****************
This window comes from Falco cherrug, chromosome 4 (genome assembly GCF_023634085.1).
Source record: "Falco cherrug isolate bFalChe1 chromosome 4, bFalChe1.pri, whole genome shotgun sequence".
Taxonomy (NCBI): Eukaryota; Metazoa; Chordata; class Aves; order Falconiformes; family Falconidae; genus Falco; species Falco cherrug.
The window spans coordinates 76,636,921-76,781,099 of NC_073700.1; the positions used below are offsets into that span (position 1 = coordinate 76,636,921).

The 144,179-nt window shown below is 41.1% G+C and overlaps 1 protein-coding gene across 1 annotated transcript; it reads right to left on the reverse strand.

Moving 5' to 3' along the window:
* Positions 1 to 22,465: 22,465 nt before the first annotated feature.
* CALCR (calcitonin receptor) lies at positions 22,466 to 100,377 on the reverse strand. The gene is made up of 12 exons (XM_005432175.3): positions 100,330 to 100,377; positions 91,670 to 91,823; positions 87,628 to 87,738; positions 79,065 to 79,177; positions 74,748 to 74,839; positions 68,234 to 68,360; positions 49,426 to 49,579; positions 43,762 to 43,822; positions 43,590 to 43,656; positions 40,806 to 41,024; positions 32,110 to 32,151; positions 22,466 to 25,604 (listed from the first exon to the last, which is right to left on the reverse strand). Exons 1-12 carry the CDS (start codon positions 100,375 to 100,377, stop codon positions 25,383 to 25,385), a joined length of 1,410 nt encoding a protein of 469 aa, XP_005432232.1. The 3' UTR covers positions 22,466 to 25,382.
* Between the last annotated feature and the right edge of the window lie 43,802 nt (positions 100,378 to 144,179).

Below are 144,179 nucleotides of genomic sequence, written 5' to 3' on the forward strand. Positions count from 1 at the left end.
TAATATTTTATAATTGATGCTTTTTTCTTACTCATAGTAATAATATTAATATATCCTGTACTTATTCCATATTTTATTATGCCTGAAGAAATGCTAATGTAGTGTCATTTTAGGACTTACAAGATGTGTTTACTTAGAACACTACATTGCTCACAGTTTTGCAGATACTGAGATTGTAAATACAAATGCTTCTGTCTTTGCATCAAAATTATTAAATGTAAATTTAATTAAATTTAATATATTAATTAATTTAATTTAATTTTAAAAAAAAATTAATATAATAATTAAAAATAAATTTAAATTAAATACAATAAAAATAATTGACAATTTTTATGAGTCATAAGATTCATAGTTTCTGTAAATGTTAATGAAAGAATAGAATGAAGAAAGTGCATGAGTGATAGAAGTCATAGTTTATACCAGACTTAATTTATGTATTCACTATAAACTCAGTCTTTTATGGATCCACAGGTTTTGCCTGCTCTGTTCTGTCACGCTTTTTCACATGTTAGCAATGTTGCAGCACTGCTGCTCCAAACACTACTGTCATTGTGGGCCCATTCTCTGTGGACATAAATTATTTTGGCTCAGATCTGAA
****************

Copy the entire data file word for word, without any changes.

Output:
This window comes from Falco cherrug, chromosome 4 (genome assembly GCF_023634085.1).
Source record: "Falco cherrug isolate bFalChe1 chromosome 4, bFalChe1.pri, whole genome shotgun sequence".
Taxonomy (NCBI): Eukaryota; Metazoa; Chordata; class Aves; order Falconiformes; family Falconidae; genus Falco; species Falco cherrug.
The window spans coordinates 76,636,921-76,781,099 of NC_073700.1; the positions used below are offsets into that span (position 1 = coordinate 76,636,921).

The 144,179-nt window shown below is 41.1% G+C and overlaps 1 protein-coding gene across 1 annotated transcript; it reads right to left on the reverse strand.

Moving 5' to 3' along the window:
* Positions 1 to 22,465: 22,465 nt before the first annotated feature.
* CALCR (calcitonin receptor) lies at positions 22,466 to 100,377 on the reverse strand. The gene is made up of 12 exons (XM_005432175.3): positions 100,330 to 100,377; positions 91,670 to 91,823; positions 87,628 to 87,738; positions 79,065 to 79,177; positions 74,748 to 74,839; positions 68,234 to 68,360; positions 49,426 to 49,579; positions 43,762 to 43,822; positions 43,590 to 43,656; positions 40,806 to 41,024; positions 32,110 to 32,151; positions 22,466 to 25,604 (listed from the first exon to the last, which is right to left on the reverse strand). Exons 1-12 carry the CDS (start codon positions 100,375 to 100,377, stop codon positions 25,383 to 25,385), a joined length of 1,410 nt encoding a protein of 469 aa, XP_005432232.1. The 3' UTR covers positions 22,466 to 25,382.
* Between the last annotated feature and the right edge of the window lie 43,802 nt (positions 100,378 to 144,179).

Below are 144,179 nucleotides of genomic sequence, written 5' to 3' on the forward strand. Positions count from 1 at the left end.
TAATATTTTATAATTGATGCTTTTTTCTTACTCATAGTAATAATATTAATATATCCTGTACTTATTCCATATTTTATTATGCCTGAAGAAATGCTAATGTAGTGTCATTTTAGGACTTACAAGATGTGTTTACTTAGAACACTACATTGCTCACAGTTTTGCAGATACTGAGATTGTAAATACAAATGCTTCTGTCTTTGCATCAAAATTATTAAATGTAAATTTAATTAAATTTAATATATTAATTAATTTAATTTAATTTTAAAAAAAAATTAATATAATAATTAAAAATAAATTTAAATTAAATACAATAAAAATAATTGACAATTTTTATGAGTCATAAGATTCATAGTTTCTGTAAATGTTAATGAAAGAATAGAATGAAGAAAGTGCATGAGTGATAGAAGTCATAGTTTATACCAGACTTAATTTATGTATTCACTATAAACTCAGTCTTTTATGGATCCACAGGTTTTGCCTGCTCTGTTCTGTCACGCTTTTTCACATGTTAGCAATGTTGCAGCACTGCTGCTCCAAACACTACTGTCATTGTGGGCCCATTCTCTGTGGACATAAATTATTTTGGCTCAGATCTGAA